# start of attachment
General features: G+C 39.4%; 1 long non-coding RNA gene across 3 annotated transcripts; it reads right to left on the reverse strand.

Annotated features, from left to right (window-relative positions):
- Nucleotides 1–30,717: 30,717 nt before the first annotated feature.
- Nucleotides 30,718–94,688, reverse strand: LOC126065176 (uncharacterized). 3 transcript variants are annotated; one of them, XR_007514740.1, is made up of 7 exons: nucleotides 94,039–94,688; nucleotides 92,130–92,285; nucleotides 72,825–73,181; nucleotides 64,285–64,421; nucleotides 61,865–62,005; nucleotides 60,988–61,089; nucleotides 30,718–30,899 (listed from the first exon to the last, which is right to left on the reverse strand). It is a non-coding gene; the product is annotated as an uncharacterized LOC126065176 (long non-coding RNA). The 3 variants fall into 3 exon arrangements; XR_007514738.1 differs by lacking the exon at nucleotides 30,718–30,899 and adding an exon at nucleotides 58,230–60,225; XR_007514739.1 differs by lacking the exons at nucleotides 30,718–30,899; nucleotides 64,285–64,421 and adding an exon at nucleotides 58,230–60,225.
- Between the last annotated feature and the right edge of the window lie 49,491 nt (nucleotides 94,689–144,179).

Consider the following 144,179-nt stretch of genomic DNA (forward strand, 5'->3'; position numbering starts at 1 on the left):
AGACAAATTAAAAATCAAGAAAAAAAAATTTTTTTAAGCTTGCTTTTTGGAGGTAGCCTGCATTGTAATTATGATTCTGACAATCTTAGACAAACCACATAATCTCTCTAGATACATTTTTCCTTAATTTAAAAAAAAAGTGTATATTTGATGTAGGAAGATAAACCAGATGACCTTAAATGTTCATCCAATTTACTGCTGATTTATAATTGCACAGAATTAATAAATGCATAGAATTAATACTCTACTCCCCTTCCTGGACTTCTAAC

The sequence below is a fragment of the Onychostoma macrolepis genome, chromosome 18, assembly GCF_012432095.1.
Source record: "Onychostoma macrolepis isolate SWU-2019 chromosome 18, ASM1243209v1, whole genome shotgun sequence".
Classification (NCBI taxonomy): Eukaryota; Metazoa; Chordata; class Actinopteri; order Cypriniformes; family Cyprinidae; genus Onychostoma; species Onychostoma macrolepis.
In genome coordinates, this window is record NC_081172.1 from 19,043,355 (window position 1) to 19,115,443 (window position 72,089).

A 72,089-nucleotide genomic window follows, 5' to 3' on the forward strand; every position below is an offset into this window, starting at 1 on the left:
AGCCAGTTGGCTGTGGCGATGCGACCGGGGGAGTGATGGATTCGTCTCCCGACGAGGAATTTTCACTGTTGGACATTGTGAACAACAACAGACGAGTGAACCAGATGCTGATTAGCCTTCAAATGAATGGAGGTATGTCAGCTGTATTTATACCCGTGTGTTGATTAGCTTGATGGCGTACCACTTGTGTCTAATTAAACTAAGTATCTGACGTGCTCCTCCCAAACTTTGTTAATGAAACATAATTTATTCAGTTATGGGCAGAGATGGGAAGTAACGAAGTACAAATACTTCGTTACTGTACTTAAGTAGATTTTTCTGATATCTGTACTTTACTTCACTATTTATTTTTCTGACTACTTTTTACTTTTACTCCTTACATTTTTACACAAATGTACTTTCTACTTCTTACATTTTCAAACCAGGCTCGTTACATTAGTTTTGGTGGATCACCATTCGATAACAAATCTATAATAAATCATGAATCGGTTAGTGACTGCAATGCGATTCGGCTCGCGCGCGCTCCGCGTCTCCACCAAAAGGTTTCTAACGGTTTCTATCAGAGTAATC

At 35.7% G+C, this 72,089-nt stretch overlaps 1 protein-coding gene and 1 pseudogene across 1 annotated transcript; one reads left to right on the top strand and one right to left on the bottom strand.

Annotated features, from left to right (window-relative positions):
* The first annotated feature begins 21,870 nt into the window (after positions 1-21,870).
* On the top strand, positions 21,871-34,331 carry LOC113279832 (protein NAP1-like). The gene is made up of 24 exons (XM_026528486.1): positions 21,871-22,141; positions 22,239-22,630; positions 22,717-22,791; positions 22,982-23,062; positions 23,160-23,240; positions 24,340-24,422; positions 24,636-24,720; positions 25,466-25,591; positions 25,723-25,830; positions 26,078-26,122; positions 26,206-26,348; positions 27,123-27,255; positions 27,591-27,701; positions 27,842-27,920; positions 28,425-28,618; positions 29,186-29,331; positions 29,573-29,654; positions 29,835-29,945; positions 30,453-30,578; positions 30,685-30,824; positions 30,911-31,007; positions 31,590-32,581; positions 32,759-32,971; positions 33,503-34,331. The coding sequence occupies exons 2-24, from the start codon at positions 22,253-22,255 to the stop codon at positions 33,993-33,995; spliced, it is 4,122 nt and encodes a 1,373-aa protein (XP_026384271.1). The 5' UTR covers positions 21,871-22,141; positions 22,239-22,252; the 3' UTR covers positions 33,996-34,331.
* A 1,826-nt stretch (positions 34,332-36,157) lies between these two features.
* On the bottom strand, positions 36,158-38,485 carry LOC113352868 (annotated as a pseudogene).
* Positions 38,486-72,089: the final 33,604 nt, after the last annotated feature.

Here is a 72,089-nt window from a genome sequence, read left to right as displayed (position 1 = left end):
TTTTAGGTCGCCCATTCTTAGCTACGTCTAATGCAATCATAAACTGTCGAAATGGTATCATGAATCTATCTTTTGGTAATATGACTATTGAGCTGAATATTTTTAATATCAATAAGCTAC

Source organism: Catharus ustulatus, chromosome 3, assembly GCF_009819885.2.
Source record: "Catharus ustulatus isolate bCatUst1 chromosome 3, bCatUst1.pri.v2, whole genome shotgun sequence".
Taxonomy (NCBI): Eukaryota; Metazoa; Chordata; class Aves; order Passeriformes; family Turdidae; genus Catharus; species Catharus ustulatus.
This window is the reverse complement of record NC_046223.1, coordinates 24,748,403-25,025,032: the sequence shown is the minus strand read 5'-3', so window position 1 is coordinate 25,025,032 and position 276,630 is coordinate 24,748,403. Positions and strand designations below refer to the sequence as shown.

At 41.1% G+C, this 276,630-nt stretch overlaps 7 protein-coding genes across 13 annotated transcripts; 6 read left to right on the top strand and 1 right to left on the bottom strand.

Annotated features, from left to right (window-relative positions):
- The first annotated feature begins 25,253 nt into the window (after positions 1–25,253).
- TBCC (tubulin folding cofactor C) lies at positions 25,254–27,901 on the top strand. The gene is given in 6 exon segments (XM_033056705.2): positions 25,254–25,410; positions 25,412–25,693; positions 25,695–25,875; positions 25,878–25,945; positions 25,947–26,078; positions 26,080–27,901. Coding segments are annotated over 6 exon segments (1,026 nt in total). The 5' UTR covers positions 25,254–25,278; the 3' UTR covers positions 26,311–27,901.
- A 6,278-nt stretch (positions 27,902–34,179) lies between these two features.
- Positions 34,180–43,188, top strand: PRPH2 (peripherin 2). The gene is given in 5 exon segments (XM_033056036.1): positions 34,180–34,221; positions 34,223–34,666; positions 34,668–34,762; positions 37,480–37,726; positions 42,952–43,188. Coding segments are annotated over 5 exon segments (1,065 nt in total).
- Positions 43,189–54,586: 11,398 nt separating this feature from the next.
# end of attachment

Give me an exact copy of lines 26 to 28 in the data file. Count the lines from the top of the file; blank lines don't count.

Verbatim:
This window is the reverse complement of record NC_046223.1, coordinates 24,748,403-25,025,032: the sequence shown is the minus strand read 5'-3', so window position 1 is coordinate 25,025,032 and position 276,630 is coordinate 24,748,403. Positions and strand designations below refer to the sequence as shown.

At 41.1% G+C, this 276,630-nt stretch overlaps 7 protein-coding genes across 13 annotated transcripts; 6 read left to right on the top strand and 1 right to left on the bottom strand.

Annotated features, from left to right (window-relative positions):